TOP STORY>> Irate residents: No sewer plant
Leader staff writer
Residents of the area about two miles southeast of Cabot where a private sewer treatment plant could be built to serve a development of up to 1,100 houses told representatives of the Arkansas Department of Environmental Quality on Monday night that they don’t want it.
They don’t want the sewer plant because they fear it will cause Wattensaw Bayou to flood. They also are concerned about noise, odor, mosquitoes, devaluation of their property and problems with their septic tanks if the ground becomes saturated from water discharged from the plant.
Wattensaw Bayou, the receiving stream for the plant doesn’t run, they said. The water backs up.
The meeting was run by ADEQ Director Teresa Marks and engineers familiar with the proposed project.
In addition to about 100 residents, the meeting was attended by state officials, Rep. Susan Schulte, Rep. Lenville Evans and Sen. Bobby Glover; Cabot officials, Mayor Eddie Joe Williams, City Attorney Jim Taylor, four council members and four members of the water and wastewater commission; Lonoke County officials, County Judge Charlie Troutman and two quorum court members.
In a nutshell, ADEQ officials said that although they have the authority to grant or deny the permit for the sewer-treatment plant, they can’t deny it if the plans for the plant meet all their department’s specifications, which it does.
“Unless there is a sound reason based in science…or a legal reason to deny this permit we can’t do that,” Marks said.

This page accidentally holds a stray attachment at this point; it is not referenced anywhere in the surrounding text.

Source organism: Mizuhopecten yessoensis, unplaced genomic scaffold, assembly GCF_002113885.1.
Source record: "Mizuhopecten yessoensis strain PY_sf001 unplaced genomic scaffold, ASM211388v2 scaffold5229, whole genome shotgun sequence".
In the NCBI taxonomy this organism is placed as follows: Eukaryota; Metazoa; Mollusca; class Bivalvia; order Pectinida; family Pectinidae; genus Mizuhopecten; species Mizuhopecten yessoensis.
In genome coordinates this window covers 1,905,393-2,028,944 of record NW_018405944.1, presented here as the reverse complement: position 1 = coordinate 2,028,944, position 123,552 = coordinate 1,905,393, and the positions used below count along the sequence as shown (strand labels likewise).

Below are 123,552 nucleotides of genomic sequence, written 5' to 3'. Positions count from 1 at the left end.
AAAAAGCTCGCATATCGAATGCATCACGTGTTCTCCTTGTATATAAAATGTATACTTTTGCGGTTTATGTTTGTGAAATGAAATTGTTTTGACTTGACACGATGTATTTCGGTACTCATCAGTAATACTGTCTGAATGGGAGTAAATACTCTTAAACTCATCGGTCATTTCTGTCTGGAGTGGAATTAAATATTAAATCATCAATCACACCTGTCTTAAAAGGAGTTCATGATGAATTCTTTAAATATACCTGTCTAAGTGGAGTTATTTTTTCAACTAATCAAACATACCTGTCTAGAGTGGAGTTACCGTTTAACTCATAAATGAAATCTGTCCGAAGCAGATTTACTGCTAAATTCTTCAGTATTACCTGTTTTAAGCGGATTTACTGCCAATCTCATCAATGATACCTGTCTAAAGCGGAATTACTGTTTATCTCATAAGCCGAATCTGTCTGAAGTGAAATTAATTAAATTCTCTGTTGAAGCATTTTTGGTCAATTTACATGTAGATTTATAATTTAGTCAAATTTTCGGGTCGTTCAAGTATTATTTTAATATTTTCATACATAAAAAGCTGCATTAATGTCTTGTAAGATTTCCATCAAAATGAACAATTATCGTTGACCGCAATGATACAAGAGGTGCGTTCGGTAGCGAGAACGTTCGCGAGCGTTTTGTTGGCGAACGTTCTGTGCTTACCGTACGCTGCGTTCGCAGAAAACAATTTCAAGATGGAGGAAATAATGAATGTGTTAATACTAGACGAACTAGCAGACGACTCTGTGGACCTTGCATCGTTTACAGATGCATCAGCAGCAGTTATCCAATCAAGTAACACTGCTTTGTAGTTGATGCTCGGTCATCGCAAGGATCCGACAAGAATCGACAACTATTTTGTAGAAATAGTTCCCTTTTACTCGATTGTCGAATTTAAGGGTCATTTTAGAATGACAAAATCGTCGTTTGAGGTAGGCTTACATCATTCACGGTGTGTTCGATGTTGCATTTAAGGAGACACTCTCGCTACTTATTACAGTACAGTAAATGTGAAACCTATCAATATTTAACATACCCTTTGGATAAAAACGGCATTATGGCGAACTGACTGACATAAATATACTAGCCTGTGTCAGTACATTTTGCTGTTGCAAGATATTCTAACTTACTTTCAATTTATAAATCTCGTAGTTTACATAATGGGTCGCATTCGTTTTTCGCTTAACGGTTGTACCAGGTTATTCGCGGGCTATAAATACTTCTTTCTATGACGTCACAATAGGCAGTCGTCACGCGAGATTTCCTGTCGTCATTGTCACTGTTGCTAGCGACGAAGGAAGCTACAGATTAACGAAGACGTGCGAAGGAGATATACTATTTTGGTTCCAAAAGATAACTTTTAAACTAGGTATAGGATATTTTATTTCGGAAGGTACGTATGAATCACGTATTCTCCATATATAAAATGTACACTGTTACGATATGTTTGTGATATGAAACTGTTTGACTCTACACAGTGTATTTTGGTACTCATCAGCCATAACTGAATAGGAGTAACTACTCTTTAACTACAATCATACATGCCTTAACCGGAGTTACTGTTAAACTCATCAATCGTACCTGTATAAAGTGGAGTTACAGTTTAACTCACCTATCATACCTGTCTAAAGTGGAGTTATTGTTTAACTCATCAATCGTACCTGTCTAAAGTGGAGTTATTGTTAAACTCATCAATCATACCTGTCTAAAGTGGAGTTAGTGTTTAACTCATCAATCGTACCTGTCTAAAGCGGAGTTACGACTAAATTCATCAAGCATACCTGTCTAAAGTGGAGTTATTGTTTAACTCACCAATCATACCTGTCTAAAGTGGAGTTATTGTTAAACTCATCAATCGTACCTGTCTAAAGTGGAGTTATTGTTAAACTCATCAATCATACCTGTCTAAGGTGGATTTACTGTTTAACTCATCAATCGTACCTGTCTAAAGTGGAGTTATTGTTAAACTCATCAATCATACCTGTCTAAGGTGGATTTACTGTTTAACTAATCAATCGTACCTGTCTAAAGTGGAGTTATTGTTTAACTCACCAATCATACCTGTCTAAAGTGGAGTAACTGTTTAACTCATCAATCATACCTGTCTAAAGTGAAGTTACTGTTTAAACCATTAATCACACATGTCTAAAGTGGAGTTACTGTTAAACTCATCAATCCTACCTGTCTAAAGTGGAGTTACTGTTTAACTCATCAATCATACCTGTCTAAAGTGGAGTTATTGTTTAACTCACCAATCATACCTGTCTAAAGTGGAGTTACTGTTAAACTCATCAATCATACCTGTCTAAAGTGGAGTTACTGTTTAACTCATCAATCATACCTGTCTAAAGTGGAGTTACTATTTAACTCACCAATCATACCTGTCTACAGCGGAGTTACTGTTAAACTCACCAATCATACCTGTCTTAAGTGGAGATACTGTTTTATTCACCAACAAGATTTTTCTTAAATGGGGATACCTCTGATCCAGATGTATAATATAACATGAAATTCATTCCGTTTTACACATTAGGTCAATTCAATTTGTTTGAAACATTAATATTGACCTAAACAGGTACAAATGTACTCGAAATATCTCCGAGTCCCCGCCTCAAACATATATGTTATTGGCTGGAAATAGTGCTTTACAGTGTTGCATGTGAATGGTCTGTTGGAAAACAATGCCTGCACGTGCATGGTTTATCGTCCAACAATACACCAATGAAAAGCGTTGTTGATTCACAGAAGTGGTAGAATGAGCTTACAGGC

By submitting written comments by Friday Jan. 11, or speaking for the record during the official public hearing portion of the meeting, residents ensured that they would be able to appeal the ADEQ’s decision if the permit is granted.
Sen. Glover was the only guest who walked to the front of the room at Pleasant Hill Baptist Church, where the meeting was held and took the microphone during the question-and-answer portion of the meeting. If the developer meets the ADEQ requirements, the permit for his sewer-treatment plant will be granted, Glover told the group.
“I have not been contacted by a single person (among about 30) who was in favor of this project,” he said, and reminded them that an appeal to the ADEQ is not the last step. They can appeal to circuit court.
Although the opposition to the sewer plant was very vocal, Eutaw Horton, the developer who wants to build the subdivision and the sewer treatment plant, did not speak during the meeting. Afterwards, he said no one in the group who opposes his proposal had contacted him.
If they had, he would have told them that it will likely take 10 years to build 550 houses and those houses won’t be as small as they have heard.
There won’t be any 1,000 or 1,200-square-foot houses, and 1,500-square-foot houses aren’t small, Horton said.
He might also have told them that he plans to build a 12-acre lake on his 258.5 acres and surround that lake with houses 2,500 square feet or larger.
As for the proposed sewer treatment plant that residents fear, Horton said it won’t stink, it won’t flood anyone’s home and it won’t devalue anyone’s property.
“This is a state of the art sewer treatment plant,” he said. “It’s not like the old ones.” Asked if he would consider running a sewer line into Cabot instead of building a sewer treatment plant, Horton said no.
“It costs too much to run a line to Cabot,” he said, adding that Cabot has problems with overflowing manholes, so it isn’t taking care of its own problems.
Asked if he will build his streets to Cabot’s standards, Horton said he didn’t think he has to because his subdivision was approved two years ago and he doesn’t intend to make it part of Cabot.
Mayor Williams said Tuesday that he thinks Horton does have to comply with city standards.
“We’re sending him notice this week that we will implement our planning jurisdiction because (his subdivision) is so close to our city limits,” Williams said.